Structuring and Transitioning to Impactful Gainsharing

Strategies to Incent Better Unit Budget Behavior and Reallocate Meaningful Resources to the Center

Topics: Administration and Finance, Budgeting, Cost Savings, Budget Models and Cost Allocations

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Executive Summary

Current approaches to unit budget surpluses creating resource misalignment

Management of unit budget surpluses represents a significant opportunity to reallocate resources at most colleges and universities. Many institutions utilize a 100% carry-forward policy, where units retain all year-end surpluses. However, this often results in units accumulating massive reserves while the center struggles for funds. Conversely, other institutions manage unit budgets with a use-it-or-lose-it approach that pulls all year-end surpluses to central administration. This policy often creates a perverse incentive for unit leaders to spend down the balance of their budget at the end of the year to avoid losing funds.

Finding the middle ground with gainsharing

The optimal middle ground between use-it-or-lose-it and carry-forward is gainsharing. Under this approach, units split any budget surplus with central administration. This “compromise” method benefits both units and the institution and combines the advantages of the two more extreme approaches. Because units retain a sizable portion of their surplus, they are incented to find cost savings and better steward resources. Likewise, because a portion of any surplus returns to the center, the institution can grow much-needed funds for larger strategic priorities.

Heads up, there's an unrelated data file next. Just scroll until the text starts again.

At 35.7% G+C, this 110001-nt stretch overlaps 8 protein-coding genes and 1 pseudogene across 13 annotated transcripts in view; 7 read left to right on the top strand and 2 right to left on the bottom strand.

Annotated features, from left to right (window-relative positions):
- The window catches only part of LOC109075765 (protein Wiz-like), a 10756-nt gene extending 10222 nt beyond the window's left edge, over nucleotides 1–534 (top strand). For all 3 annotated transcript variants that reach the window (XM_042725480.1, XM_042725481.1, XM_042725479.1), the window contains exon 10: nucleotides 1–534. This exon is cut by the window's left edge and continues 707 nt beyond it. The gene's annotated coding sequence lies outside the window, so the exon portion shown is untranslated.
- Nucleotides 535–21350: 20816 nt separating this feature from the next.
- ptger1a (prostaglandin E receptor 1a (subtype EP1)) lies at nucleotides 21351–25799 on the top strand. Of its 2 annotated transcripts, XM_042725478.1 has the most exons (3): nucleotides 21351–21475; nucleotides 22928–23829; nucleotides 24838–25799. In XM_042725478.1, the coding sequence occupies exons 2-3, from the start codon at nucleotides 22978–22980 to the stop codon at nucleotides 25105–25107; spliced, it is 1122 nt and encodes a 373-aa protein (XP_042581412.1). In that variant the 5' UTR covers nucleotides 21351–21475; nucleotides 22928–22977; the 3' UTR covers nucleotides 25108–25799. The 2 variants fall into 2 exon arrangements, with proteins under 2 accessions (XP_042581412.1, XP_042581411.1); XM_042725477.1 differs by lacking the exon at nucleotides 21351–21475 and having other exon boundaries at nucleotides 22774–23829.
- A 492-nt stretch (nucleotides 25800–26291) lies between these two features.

Adopting a gainsharing model

Despite its advantages, only 10% of institutions use a form of gainsharing to manage academic unit surpluses. To help business executives better manage unit budget surpluses, this publication details how institutions can successfully adopt a gainsharing model. The first section details how to best structure gainsharing arrangements. The second section offers two potential transition paths to move to gainsharing over time while mitigating campus resistance to change.

The Case for Gainsharing